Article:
Secure your business

Planning your response to a security incident before it happens

Highlights
  • Keep incident response rehearsals “real” to engage your senior leadership team and non-technical stakeholders.
  • Incident response plans need to be kept current, including new workflows, responsibilities, technologies and vendors.
  • Red teaming is an effective way to help identify and rectify weaknesses and omissions in your plan. 

76% of Australian companies have an incident response plan in place – but in today’s digital economy, just having a plan isn’t enough.

It’s clear from our findings in the Telstra Security Report 2018 that Australian organisations realise that security risk is one of the core business risks they need to manage. 

Timely Incident Response - Planning your response to a security incident

In the age of the General Data Protection Regulation (GDPR) and Australia’s mandatory data breach legislation, businesses cannot afford to assume that they won’t be attacked, or that they won’t suffer a breach.

Today, our potential attack surface is too large, the possible financial reward for cyber criminals are too lucrative and the fiscal and the reputational damages of a successful breach are too great to ignore. 

"76% of Australian organisations have an incident response plan in place."

- Telstra Security Report 2018

While the Telstra Security Report 2018 found that 76% of respondents had an incident response plan in place, we anticipate this will rise as organisations of all sizes start asking
the tough questions; such as: How would we react to a ransomware attack? How would we quarantine, investigate and eradicate the spread of malware once detected? What does our workflow to notify customers after a data breach look like?

While the increasing number of organisations with an incident response plan is encouraging, the effectiveness of those plans is an ongoing concern.

One of today’s key security challenges is the rapid pace of change, which makes it imperative to keep your incident response plan up to date, just like your security team’s skills. New technologies, business practices, data sources and potential threats all need to be integrated regularly, or your plan will lose its relevance, making it less likely to be effective when it’s needed most.

To maximise the probability of your plan being adhered to in the confusion that often follows a detected data breach, it needs to be up to date and relevant, to have buy-in across the company and it needs to be tested regularly so everyone knows what to expect.

80% of Australian respondents with an incident response plan indicated that they tested their plan at least quarterly, although the form of testing varies significantly – from document reviews through to tabletop exercises and full-blown simulations.

While some rehearsals can be effectively accomplished with just the security team, including key stakeholders from other parts of your business will greatly increase the likelihood of your incident response plan being followed on the day of a real incident.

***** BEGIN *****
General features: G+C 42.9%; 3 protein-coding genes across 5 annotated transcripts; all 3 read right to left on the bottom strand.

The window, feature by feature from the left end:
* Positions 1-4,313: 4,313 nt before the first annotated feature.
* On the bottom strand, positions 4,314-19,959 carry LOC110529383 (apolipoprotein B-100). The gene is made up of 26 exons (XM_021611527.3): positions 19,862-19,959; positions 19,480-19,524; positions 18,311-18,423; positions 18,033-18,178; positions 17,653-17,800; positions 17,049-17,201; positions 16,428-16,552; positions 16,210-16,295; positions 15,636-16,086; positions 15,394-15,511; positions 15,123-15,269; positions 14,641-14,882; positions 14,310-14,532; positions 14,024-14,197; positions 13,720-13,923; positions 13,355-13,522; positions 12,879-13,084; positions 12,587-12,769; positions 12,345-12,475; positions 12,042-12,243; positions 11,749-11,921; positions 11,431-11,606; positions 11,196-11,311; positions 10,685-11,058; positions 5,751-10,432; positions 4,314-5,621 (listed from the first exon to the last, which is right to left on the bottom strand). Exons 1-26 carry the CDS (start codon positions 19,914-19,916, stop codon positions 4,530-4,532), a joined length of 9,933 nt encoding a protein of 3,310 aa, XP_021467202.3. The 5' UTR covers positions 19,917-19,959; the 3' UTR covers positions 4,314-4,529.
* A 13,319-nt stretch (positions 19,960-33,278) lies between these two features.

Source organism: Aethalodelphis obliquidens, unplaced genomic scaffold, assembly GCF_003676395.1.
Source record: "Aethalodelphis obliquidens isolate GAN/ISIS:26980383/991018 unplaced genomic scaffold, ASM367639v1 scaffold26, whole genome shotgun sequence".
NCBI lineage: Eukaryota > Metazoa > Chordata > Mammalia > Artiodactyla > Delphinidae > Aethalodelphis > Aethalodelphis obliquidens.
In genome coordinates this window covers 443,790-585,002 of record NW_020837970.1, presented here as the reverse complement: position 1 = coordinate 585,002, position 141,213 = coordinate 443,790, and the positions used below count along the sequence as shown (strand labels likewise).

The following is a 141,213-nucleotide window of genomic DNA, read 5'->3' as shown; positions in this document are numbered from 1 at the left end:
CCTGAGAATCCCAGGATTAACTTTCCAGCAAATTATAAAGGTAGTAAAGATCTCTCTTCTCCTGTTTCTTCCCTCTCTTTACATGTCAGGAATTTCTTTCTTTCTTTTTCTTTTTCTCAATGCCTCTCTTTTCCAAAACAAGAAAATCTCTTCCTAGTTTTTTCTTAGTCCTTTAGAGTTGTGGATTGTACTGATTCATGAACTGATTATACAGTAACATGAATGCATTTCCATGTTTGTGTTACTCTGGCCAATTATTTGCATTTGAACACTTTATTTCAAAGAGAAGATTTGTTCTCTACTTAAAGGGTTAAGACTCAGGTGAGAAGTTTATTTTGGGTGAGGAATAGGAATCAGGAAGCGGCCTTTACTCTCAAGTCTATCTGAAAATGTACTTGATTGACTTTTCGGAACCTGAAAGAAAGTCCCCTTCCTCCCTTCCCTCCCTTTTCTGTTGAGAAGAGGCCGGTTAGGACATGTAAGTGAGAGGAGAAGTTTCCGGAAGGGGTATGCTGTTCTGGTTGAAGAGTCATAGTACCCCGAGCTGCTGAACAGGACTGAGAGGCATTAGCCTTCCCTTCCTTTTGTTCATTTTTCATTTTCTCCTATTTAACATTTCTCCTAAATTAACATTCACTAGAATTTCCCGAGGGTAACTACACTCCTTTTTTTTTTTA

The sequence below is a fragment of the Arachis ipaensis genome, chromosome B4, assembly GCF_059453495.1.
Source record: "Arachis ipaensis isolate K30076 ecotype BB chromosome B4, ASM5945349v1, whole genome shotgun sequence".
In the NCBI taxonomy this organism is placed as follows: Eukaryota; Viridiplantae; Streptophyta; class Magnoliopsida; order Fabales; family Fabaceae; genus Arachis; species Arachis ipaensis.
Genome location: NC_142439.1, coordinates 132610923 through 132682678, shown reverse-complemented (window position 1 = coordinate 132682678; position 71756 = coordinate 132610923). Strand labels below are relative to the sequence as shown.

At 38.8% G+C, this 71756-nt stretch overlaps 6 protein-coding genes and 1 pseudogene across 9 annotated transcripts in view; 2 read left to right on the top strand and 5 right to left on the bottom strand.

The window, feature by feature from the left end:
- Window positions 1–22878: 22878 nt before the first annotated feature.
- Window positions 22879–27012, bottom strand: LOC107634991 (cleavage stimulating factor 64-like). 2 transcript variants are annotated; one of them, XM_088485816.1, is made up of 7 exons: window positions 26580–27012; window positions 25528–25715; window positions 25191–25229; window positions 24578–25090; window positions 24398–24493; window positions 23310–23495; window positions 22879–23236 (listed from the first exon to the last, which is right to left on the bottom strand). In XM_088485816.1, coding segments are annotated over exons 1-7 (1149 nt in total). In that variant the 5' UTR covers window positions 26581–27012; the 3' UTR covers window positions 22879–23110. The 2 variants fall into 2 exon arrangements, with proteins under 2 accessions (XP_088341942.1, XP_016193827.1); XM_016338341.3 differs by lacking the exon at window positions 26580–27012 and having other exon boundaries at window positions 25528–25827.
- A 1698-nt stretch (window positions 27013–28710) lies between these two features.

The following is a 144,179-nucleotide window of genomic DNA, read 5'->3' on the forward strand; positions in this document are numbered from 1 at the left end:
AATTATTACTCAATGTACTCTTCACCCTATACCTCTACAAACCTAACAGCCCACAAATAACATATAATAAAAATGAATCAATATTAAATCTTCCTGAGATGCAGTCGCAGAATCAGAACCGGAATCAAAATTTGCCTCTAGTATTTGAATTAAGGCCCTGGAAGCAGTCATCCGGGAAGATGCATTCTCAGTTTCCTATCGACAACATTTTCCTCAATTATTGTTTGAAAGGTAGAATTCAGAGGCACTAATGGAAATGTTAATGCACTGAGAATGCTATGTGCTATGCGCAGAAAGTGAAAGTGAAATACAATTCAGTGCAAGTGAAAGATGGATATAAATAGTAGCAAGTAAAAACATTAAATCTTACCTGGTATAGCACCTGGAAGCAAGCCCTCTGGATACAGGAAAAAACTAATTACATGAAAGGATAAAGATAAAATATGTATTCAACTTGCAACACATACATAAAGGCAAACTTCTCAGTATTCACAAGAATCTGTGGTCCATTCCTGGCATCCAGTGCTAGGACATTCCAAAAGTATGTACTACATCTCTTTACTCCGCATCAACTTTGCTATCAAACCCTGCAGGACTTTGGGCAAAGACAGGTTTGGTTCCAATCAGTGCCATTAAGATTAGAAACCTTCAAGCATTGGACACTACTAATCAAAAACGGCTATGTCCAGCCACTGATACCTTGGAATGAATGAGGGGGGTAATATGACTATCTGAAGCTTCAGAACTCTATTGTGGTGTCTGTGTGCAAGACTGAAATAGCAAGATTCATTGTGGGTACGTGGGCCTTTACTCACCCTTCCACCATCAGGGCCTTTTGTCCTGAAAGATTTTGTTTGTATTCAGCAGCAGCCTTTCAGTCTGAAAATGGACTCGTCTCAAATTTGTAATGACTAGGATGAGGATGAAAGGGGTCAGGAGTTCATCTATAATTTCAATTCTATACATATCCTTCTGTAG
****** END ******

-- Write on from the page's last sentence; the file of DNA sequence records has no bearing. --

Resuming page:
A sitting man working on a laptop whilst on the phone

This is especially important for your C-suite leaders and executives, whose time can be difficult to obtain, but senior leadership familiarity with the process can dramatically increase your effective response time. Of course, it’s not just a matter of time and resources. Although leaders recognise the importance of managing their security risk, those without a technology background may not feel engaged when asked to think about its practical implications.

One of the most effective ways to engage senior management is to “keep it real” and ensure the security response is presented within your business context. Take a challenging time from your organisation’s past - such as a prolonged power outage or a time your business was stretched over capacity from demand - and rework it into a security incident.

This gives you the ability to not only explore how the existing known weaknesses in your organisation could cope with an incident, but also helps create a connection between security principles and key business risk.

In addition to providing valuable experience, incident response rehearsals provide a critical opportunity to identify your weaknesses and encounter unforeseen issues. Red teaming, whether it’s provided by your own team, or an external partner, can help you identify and rectify a plan’s weaknesses and omissions.

Learning from past incidents is one of the key tenets of effective incidence response, however, especially amidst today’s cyber security skills shortage, it can be difficult to justify the cost of maintaining forensic investigation skills in-house.

When you’re putting your plan together, consider your internal security expertise, and if you need an experienced third party security team to assist you with crafting your plan, testing it – or even an ongoing partner to supplement your forensic investigation capabilities.

Find out more about our Incident Response solution, which gives you priority access to Telstra’s highly-skilled and experienced Computer Emergency Response Team.

Find out more

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